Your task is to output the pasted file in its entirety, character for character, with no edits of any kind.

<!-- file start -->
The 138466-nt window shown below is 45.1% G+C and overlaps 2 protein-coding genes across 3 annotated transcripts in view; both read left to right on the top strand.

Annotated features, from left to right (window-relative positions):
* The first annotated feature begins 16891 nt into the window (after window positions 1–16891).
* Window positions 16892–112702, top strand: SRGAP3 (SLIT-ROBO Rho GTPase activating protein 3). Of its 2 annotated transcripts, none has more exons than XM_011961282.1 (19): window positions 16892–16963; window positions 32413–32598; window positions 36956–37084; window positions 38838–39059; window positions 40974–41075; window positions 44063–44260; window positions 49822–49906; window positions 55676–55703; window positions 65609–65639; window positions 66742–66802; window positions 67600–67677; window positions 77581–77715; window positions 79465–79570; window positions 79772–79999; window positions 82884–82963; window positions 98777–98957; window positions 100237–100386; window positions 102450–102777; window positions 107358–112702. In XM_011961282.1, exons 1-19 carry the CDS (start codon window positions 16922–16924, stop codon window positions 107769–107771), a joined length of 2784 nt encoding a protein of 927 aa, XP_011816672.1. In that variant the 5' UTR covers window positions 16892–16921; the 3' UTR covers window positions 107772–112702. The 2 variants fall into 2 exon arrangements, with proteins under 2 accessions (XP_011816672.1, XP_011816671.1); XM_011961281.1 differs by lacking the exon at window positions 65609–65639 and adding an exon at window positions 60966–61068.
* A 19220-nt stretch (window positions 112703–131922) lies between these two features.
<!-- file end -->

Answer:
The 138466-nt window shown below is 45.1% G+C and overlaps 2 protein-coding genes across 3 annotated transcripts in view; both read left to right on the top strand.

Annotated features, from left to right (window-relative positions):
* The first annotated feature begins 16891 nt into the window (after window positions 1–16891).
* Window positions 16892–112702, top strand: SRGAP3 (SLIT-ROBO Rho GTPase activating protein 3). Of its 2 annotated transcripts, none has more exons than XM_011961282.1 (19): window positions 16892–16963; window positions 32413–32598; window positions 36956–37084; window positions 38838–39059; window positions 40974–41075; window positions 44063–44260; window positions 49822–49906; window positions 55676–55703; window positions 65609–65639; window positions 66742–66802; window positions 67600–67677; window positions 77581–77715; window positions 79465–79570; window positions 79772–79999; window positions 82884–82963; window positions 98777–98957; window positions 100237–100386; window positions 102450–102777; window positions 107358–112702. In XM_011961282.1, exons 1-19 carry the CDS (start codon window positions 16922–16924, stop codon window positions 107769–107771), a joined length of 2784 nt encoding a protein of 927 aa, XP_011816672.1. In that variant the 5' UTR covers window positions 16892–16921; the 3' UTR covers window positions 107772–112702. The 2 variants fall into 2 exon arrangements, with proteins under 2 accessions (XP_011816672.1, XP_011816671.1); XM_011961281.1 differs by lacking the exon at window positions 65609–65639 and adding an exon at window positions 60966–61068.
* A 19220-nt stretch (window positions 112703–131922) lies between these two features.